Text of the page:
Let’s start with an addled view of what it is to be human. According to economists, it is the ability to calculate. Their picture of the human is that of homo economicus ‘economic man’, a calculating machine who is always weighing up the costs and benefits of every course of action.
Economics is about ‘economizing’ –eliminating waste (including waste of time) so that all behaviour becomes efficiently purposive. The task of economics, according to economist Dennis Robertson, is to ‘economize on love, that scarce resource’. We need to economize on love, because we live in a world of scarcity, and cannot afford to spend too much time on wasteful activities such as love. Economics offers us a way of getting what we want without love. Excluded is the idea that we might ‘want’ to love and be loved, beauty, leisure, and many of the things which, in common understanding, make life worth living.
In order to make the construction homo economicus plausible economists assume that human behaviour is self-interested and that wants (‘preferences’) can be measured in money. It is money which makes possible the calculation of costs and benefits from different courses of action. Every activity has a cost and a benefit measurable in money. Love has a cost. If I spend time on love, I forego the opportunity to make extra money to buy the iPad I crave, because ‘time is money’.
The best form of love for homo economicus is quick sex, because that wastes very little time.
Most people believe that marriage is about love, but the economist Gary Becker has shown that individuals, in making their choice of partner, calculate the costs and benefits of different types of relationships.
Similarly there are costs and benefits in telling the truth, not cheating at cards, buying one’s partner flowers, listening to music, reading a poem. Indeed, there is almost no form of activity one can think of which does not have attached to it at least the pretence of costs and benefits calculable in terms of money. And if one habitually makes this calculation before deciding to act, one will slowly but inexorably cease to be human.
The alarming thought is that, exposed to training in economics, humans do in fact start acting like economists say they should. In a marvellous book, I Spend Therefore I Am, Philip Roscoe, reports studies which show that students studying economics were markedly more calculating than students studying other subjects. Economics contaminates all our motives, forcing, in Amartya Sen’s words, ‘smallness on us’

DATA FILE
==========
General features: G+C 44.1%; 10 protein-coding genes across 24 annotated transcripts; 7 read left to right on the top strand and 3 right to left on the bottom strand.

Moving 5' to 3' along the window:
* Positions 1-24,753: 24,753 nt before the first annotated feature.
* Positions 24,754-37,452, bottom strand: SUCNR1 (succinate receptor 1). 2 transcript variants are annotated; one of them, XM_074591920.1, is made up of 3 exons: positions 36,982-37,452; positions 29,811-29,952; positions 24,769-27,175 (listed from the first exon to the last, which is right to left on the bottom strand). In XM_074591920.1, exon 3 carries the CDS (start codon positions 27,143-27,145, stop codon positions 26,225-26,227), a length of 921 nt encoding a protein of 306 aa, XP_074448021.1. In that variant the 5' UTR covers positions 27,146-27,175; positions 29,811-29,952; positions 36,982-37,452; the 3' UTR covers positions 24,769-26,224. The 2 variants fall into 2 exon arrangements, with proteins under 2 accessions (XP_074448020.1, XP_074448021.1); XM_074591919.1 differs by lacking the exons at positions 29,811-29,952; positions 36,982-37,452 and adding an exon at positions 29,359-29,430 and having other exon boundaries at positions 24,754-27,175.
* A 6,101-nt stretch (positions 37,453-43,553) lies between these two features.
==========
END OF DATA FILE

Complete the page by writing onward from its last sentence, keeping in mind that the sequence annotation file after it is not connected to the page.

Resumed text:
The dilemma in defining what is human is this: calculation is an integral part of the human outfit, animals don’t calculate. Without calculation, there could be no economizing behaviour. And without economizing behaviour there would be no growth of wealth.
But if calculation is all we do, then we cease to be human. For the alternative forms of existence are not human and animal, but human, animal, and robotic. Robots can be programmed to act exactly as economists think humans should: efficiently, purposefully. There is no waste in a robotic civilization.
So as I would see it, the essence of distinctively human activity is action without thought of consequences, without counting the cost of the activity and weighing it against the prospective benefits to be obtained.
And I would also claim that for many, if not most activities, this is the only rational form of action. For contrary to Dennis Robertson, the truly scarce resource is not love, but knowledge. The great advantage of acting from motives of love is that it economizes on the need for knowledge.
Usually we have only the foggiest idea of what the consequences of our actions will be, especially in the further future. And the net of delusion is being cast ever wider, as we are bombarded with more and more information masquerading as knowledge, more and more material for the calculus, which far outruns our ability to sift it into truth and falsehood.
Therefore to follow our hearts rather than our heads, our intuitions rather than our calculations is the distinctively human way of being. And if economics tell us the contrary, down with economics!